The final pre-release stage was the Early Access videos from Content Creators. It had its challenges, and we knew we were still playing on a Beta version of the game, so we were all optimistic about what would come. All our concerns were heard and acknowledged by the developers.

At this point, I must make it clear why all this context matters. Most of the current failings and disappointments of the game come from an overhyped release and a subsequent lack of promised features. Not delivering on something you repeatedly advertise for over four months is a sure way to create some friction in a franchise with so many die-hard fans and exclusive content creators.


Just before the release of Cities Skylines II, the first main issue surfaced, affecting all players on the console platform. The game wasn’t ready for its debut and would be delayed for close to six months. All purchases for the platform were refunded, and a significant portion of the Cities Skylines community would have to wait to play the game. In more recent news, it’s clear that the console version has no planned release date and is still facing performance issues.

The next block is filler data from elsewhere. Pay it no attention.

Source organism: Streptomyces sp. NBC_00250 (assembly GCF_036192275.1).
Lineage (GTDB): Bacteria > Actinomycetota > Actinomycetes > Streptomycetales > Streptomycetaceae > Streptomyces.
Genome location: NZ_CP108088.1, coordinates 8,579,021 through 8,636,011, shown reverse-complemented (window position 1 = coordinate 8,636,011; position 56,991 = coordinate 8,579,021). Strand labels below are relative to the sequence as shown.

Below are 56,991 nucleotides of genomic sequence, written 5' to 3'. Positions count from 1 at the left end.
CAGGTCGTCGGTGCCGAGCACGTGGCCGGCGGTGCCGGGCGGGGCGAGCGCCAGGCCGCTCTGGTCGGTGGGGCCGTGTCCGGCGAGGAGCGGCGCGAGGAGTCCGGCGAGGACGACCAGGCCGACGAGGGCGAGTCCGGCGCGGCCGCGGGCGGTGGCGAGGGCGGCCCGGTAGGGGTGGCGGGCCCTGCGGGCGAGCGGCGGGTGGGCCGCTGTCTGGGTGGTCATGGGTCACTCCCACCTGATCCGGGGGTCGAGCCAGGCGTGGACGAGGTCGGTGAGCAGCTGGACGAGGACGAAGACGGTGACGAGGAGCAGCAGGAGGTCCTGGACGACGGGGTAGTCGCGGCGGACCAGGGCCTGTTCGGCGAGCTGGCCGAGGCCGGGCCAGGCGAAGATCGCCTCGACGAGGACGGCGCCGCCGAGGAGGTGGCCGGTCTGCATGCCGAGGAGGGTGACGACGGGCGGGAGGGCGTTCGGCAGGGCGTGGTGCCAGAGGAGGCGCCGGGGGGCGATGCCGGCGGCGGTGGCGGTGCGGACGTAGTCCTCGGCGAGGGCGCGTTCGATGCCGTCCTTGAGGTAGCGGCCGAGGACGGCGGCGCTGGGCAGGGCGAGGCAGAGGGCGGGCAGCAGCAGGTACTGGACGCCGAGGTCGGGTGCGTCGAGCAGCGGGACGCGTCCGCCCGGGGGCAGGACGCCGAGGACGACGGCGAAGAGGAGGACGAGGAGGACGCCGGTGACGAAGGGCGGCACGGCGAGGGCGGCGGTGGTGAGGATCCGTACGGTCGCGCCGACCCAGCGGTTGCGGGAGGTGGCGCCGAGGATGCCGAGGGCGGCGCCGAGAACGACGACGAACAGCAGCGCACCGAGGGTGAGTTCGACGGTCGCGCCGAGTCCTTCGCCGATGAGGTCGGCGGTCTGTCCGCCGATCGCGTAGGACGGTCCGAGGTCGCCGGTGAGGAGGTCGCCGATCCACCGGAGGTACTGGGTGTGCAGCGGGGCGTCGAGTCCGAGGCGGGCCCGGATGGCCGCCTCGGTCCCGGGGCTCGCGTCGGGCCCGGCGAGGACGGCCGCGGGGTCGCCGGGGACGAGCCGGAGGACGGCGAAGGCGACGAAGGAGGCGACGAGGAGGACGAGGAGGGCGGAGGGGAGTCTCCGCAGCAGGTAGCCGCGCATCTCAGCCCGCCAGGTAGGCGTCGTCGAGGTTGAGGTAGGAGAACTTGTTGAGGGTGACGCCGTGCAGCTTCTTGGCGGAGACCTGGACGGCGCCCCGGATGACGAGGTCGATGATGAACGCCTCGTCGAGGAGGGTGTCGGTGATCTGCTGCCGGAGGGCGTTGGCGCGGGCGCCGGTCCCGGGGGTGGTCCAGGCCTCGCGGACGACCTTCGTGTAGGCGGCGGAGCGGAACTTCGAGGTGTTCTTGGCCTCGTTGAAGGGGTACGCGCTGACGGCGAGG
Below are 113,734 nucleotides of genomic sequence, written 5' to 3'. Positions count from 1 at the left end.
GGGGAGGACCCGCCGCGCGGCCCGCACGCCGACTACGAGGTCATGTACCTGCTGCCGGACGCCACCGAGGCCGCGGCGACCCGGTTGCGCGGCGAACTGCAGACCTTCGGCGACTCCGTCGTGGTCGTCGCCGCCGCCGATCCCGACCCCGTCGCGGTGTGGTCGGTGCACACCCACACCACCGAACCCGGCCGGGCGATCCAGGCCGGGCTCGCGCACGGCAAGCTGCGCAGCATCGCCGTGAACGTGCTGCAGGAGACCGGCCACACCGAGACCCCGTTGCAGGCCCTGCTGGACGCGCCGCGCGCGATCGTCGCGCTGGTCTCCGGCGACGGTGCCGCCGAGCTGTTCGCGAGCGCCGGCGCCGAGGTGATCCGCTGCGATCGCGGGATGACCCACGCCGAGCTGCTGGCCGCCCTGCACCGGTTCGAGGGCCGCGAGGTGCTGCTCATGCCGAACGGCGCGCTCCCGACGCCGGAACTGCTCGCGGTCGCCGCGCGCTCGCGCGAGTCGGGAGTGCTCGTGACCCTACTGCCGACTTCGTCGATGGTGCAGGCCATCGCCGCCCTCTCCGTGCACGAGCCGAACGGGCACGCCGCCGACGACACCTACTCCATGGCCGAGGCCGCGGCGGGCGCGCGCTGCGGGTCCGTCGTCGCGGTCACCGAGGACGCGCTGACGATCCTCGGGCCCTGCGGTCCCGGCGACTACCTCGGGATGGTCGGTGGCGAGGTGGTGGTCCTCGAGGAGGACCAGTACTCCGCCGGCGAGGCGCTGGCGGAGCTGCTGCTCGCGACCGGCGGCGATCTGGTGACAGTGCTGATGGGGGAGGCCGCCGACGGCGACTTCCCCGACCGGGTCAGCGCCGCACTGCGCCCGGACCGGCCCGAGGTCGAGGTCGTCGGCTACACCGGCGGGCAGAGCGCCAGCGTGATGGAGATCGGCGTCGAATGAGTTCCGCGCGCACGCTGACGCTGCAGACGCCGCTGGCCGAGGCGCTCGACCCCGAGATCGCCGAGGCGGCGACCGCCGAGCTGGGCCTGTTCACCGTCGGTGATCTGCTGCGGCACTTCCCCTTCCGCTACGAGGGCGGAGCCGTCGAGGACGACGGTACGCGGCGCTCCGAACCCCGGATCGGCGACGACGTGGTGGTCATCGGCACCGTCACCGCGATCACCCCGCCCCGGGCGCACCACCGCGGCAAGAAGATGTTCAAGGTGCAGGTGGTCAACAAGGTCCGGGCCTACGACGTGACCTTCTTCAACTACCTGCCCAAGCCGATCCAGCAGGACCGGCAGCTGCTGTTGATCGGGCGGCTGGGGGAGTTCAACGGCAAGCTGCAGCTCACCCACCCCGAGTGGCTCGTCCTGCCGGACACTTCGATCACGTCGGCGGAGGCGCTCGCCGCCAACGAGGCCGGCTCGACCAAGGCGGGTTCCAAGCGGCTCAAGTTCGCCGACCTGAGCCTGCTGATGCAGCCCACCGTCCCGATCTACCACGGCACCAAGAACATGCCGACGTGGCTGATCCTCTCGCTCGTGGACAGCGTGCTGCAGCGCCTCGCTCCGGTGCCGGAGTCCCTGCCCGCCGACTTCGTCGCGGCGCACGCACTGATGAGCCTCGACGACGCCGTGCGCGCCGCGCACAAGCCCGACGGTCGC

The minimum specs of the game were also changed after the start of the pre-purchase period, meaning that many players bought a game that didn’t meet their current system and would be unable to play. This would also play a significant role when the game was released, as performance was and is still at the forefront of the discussions.

On release day, there were 104,697 concurrent players, according to SteamDB. This was also the all-time peak for the game, as its player numbers have been dwindling since then. As I write this article, the current number of concurrent players is 7,360. The first game currently has 9,157.

The record number during release day, which is double what Cities Skylines 1 ever got in its nine years of existence, didn’t hold for too long as there were just too many issues with the game, and most players decided to wait for fixes before playing it again.